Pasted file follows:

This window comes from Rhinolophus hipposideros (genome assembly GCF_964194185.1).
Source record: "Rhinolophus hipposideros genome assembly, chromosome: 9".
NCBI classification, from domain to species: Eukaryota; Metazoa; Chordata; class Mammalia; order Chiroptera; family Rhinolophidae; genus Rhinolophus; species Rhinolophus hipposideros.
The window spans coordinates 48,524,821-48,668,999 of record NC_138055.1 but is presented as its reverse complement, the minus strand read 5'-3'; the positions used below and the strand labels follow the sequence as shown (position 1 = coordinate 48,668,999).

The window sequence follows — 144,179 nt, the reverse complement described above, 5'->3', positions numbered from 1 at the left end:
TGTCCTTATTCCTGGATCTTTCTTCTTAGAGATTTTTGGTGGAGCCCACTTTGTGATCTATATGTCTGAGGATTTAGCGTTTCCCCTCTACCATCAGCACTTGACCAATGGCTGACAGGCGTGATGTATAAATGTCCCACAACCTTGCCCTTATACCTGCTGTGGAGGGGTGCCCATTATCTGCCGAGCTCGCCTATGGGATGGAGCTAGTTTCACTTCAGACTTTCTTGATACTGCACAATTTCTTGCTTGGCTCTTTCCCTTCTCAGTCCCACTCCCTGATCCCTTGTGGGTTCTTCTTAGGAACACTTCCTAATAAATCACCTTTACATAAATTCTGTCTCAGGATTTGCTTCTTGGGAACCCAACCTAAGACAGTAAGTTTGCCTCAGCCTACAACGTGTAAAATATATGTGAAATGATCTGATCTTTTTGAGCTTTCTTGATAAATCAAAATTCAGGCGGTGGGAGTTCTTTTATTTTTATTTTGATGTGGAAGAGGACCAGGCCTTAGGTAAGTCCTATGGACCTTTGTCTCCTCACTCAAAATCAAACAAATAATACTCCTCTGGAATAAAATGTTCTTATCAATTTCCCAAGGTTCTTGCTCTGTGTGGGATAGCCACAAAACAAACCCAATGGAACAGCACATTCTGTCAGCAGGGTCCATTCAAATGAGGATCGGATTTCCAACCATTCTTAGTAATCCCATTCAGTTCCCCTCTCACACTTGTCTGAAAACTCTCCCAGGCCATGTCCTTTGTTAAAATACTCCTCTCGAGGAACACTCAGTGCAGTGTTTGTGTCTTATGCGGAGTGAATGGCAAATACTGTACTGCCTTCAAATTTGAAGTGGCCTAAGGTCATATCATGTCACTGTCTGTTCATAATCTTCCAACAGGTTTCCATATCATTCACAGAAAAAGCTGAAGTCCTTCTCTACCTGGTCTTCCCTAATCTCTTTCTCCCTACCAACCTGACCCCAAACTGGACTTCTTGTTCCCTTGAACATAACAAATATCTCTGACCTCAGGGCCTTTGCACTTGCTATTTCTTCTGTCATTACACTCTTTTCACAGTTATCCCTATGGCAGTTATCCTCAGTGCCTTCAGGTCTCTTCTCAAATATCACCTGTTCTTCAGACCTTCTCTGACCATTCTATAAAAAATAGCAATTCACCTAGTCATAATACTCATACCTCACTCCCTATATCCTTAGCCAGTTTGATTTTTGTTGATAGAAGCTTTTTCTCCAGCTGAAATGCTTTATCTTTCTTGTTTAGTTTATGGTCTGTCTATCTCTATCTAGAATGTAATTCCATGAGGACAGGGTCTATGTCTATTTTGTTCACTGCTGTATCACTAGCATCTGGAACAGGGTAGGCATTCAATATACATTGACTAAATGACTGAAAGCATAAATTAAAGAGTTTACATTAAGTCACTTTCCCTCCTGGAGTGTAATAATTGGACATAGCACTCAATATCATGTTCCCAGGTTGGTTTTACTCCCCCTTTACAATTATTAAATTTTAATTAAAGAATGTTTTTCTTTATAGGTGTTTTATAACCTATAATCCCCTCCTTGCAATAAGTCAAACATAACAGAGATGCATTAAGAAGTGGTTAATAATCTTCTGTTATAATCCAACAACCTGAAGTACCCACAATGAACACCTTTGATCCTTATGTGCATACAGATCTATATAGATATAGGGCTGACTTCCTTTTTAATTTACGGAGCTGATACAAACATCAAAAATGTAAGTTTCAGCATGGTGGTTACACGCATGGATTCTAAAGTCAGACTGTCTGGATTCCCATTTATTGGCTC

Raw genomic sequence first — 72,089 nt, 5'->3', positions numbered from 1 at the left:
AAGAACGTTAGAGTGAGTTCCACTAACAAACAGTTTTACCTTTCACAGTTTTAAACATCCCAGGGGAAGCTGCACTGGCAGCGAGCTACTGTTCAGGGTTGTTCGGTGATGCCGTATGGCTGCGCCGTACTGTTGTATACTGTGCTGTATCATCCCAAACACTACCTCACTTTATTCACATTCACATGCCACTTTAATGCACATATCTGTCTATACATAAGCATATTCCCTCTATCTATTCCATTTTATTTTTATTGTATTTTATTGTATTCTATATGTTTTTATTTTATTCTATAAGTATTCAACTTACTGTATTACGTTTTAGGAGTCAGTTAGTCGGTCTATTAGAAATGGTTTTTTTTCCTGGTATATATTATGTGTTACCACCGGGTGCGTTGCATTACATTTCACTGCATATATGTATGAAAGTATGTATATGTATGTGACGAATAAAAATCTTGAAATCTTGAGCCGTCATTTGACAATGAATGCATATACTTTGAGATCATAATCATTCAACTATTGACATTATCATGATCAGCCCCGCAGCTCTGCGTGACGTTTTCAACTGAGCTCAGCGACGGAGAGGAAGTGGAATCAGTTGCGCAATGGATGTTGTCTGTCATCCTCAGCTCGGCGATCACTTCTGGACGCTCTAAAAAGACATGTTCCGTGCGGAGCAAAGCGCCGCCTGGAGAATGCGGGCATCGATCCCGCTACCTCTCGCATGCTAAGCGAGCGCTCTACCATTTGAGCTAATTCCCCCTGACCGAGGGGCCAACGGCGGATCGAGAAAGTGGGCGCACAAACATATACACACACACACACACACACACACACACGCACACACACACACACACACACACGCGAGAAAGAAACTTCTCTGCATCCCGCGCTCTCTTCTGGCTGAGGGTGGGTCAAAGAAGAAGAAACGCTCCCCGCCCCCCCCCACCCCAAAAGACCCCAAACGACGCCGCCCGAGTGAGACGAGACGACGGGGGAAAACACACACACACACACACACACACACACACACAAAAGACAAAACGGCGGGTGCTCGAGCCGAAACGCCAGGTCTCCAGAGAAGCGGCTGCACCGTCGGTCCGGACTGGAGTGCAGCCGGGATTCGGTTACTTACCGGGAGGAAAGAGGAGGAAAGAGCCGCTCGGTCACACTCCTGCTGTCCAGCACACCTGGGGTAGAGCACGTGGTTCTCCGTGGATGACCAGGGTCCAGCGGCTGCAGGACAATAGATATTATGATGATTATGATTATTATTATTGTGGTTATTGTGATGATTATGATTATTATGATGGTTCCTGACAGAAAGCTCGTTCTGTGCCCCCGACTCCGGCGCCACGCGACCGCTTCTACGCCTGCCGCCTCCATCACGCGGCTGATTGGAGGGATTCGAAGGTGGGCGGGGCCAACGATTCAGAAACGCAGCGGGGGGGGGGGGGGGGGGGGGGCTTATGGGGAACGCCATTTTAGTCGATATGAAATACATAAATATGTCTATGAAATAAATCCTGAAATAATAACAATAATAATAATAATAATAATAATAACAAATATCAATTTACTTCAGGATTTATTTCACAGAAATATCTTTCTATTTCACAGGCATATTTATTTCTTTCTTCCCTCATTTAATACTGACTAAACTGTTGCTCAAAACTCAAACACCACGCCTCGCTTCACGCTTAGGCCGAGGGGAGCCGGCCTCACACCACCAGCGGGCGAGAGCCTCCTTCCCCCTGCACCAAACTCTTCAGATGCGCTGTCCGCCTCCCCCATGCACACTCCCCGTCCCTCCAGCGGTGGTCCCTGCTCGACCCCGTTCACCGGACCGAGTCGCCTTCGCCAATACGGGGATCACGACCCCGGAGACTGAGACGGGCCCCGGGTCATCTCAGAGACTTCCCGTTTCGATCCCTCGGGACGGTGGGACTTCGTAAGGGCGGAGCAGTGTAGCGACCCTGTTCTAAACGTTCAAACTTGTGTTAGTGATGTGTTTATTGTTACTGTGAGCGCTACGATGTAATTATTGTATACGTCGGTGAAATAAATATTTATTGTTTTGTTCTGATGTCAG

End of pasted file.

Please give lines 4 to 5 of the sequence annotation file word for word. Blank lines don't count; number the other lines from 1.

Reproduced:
The window spans coordinates 48,524,821-48,668,999 of record NC_138055.1 but is presented as its reverse complement, the minus strand read 5'-3'; the positions used below and the strand labels follow the sequence as shown (position 1 = coordinate 48,668,999).

The window sequence follows — 144,179 nt, the reverse complement described above, 5'->3', positions numbered from 1 at the left end: